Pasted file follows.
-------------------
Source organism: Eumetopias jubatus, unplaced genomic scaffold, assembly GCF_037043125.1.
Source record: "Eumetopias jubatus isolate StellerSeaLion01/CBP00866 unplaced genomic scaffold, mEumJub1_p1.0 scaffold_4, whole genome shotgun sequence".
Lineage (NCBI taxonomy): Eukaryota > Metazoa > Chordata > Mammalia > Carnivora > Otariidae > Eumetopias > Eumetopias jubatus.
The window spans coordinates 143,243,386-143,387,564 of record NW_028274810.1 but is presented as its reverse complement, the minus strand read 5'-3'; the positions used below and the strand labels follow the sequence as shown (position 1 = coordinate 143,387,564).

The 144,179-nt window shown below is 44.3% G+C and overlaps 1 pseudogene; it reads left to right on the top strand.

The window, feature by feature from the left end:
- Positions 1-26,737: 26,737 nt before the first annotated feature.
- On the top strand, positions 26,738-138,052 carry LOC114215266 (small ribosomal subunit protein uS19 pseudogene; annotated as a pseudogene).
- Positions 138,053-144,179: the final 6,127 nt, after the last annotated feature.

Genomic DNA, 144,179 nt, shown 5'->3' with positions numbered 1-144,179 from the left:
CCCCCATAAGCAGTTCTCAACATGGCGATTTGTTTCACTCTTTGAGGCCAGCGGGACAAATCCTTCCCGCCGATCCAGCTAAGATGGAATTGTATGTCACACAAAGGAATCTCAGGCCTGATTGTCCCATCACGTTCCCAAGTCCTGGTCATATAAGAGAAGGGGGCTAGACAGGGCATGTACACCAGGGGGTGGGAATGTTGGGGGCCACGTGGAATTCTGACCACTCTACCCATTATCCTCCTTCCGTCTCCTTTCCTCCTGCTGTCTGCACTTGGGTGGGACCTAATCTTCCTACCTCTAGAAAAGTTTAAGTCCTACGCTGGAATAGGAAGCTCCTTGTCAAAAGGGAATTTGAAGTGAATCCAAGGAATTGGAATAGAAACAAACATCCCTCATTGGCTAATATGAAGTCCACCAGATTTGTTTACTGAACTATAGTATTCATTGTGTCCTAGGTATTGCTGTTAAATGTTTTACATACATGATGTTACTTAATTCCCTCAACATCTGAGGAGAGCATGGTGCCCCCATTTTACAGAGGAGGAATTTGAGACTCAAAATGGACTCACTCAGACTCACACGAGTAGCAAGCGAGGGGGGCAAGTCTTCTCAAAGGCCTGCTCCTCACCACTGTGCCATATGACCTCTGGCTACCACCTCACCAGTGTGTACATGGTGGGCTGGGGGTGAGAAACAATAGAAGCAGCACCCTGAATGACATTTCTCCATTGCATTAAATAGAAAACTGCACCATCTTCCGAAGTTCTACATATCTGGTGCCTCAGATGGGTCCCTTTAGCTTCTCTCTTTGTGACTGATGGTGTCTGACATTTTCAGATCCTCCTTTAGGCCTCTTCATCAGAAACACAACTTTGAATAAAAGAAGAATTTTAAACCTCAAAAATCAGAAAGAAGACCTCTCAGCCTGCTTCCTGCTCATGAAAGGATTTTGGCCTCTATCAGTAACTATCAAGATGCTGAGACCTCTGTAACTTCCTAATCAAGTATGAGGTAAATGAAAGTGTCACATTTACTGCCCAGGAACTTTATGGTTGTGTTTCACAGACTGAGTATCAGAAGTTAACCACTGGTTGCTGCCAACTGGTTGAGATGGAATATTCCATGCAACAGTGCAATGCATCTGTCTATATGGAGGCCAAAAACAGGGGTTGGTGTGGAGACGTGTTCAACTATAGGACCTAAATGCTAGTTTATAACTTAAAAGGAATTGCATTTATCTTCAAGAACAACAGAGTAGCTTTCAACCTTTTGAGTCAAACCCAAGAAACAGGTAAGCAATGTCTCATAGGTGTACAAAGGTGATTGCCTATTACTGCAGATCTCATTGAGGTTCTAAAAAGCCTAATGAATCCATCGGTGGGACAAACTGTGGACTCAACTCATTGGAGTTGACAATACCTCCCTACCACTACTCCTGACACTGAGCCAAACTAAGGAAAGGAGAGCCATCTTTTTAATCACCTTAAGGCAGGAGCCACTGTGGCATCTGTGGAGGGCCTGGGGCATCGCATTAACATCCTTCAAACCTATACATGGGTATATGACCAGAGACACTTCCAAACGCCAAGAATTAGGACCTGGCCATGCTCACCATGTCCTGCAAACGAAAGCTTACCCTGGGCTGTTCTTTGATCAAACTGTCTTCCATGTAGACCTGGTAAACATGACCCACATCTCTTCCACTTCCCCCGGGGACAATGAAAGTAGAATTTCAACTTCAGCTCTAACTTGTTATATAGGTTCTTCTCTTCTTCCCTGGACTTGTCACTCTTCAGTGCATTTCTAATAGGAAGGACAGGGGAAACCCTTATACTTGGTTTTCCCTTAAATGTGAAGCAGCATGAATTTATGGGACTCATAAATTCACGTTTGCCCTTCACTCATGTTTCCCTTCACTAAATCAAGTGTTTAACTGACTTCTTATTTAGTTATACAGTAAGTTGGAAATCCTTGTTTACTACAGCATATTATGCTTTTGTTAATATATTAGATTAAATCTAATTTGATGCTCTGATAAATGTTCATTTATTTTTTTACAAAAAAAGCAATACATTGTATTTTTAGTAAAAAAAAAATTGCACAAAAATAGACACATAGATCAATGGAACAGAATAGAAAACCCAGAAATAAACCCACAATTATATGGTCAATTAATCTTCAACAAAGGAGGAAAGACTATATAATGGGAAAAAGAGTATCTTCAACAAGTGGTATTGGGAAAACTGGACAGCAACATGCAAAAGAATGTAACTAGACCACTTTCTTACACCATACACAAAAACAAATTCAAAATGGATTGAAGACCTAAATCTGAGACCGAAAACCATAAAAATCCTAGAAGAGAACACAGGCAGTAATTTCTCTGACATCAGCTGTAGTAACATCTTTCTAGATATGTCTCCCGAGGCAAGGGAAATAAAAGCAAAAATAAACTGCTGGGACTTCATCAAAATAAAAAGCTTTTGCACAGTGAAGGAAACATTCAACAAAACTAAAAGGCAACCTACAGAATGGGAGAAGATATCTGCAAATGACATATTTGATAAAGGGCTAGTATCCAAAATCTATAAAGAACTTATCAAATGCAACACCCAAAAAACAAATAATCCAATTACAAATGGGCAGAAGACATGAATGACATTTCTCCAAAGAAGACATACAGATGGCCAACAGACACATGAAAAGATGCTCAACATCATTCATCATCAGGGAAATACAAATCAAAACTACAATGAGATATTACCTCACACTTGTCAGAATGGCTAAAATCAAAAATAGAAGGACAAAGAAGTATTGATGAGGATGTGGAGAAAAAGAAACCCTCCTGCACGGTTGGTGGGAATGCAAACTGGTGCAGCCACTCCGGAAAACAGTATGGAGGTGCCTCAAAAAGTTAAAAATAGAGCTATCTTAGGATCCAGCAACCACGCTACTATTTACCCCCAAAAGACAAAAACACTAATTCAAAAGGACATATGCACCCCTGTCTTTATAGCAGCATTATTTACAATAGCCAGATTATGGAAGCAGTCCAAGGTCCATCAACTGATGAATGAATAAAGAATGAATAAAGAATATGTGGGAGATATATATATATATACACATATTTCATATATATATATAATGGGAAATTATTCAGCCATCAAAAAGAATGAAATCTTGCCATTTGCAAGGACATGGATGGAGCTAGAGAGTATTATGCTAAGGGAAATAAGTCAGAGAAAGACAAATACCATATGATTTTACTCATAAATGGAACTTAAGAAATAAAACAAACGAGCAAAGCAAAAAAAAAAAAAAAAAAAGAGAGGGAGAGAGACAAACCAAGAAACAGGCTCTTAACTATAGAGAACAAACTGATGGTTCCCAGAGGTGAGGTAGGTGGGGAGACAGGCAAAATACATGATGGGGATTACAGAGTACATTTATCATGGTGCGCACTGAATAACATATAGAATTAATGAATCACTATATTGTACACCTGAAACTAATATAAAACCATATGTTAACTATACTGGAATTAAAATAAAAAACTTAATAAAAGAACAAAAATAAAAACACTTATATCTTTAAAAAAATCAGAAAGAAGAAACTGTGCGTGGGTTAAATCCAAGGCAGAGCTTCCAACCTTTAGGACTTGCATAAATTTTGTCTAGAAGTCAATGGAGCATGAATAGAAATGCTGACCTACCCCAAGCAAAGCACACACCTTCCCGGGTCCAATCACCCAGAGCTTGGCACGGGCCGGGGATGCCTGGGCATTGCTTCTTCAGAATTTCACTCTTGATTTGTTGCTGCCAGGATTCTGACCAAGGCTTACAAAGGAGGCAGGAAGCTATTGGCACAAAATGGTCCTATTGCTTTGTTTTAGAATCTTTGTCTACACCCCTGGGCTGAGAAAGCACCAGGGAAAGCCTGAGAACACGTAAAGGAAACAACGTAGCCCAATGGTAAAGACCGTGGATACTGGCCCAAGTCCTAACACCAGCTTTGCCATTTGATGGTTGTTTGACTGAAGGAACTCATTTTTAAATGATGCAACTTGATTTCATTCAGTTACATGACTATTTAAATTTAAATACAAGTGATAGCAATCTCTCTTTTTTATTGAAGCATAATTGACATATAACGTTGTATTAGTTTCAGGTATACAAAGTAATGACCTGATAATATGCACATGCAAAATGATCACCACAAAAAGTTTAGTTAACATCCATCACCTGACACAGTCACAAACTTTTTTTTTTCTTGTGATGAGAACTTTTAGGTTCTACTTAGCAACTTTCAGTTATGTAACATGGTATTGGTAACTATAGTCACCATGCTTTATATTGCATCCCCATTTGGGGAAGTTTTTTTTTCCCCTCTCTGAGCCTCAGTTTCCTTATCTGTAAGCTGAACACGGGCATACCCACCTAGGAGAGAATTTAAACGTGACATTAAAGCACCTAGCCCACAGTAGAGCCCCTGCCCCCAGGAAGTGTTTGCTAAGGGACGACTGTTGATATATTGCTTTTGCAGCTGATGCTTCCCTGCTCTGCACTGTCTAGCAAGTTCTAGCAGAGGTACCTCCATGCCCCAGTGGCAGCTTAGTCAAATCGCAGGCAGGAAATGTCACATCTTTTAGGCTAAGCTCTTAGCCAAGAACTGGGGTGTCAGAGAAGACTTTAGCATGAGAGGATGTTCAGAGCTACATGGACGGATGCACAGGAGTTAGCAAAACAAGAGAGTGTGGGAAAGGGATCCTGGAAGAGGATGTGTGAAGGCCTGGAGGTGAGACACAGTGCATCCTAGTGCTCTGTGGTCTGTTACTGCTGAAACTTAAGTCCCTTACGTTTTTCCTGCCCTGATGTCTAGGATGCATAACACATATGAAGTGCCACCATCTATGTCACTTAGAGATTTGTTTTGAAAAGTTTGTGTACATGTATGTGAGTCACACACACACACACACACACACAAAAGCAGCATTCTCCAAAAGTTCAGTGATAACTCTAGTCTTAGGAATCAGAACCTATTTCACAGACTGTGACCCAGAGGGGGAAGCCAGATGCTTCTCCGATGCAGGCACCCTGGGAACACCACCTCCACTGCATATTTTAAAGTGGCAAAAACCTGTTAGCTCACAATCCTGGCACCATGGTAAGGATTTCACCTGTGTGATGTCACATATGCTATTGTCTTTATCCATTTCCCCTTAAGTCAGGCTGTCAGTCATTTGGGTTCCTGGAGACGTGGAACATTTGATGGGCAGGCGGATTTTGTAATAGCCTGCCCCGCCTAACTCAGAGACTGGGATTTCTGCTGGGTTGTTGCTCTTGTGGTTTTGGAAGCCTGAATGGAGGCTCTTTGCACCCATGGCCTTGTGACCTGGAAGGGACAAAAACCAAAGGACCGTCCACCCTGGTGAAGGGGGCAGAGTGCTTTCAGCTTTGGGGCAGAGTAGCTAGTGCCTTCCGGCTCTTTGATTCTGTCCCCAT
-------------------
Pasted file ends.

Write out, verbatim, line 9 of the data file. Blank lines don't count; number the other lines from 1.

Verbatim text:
- Positions 138,053-144,179: the final 6,127 nt, after the last annotated feature.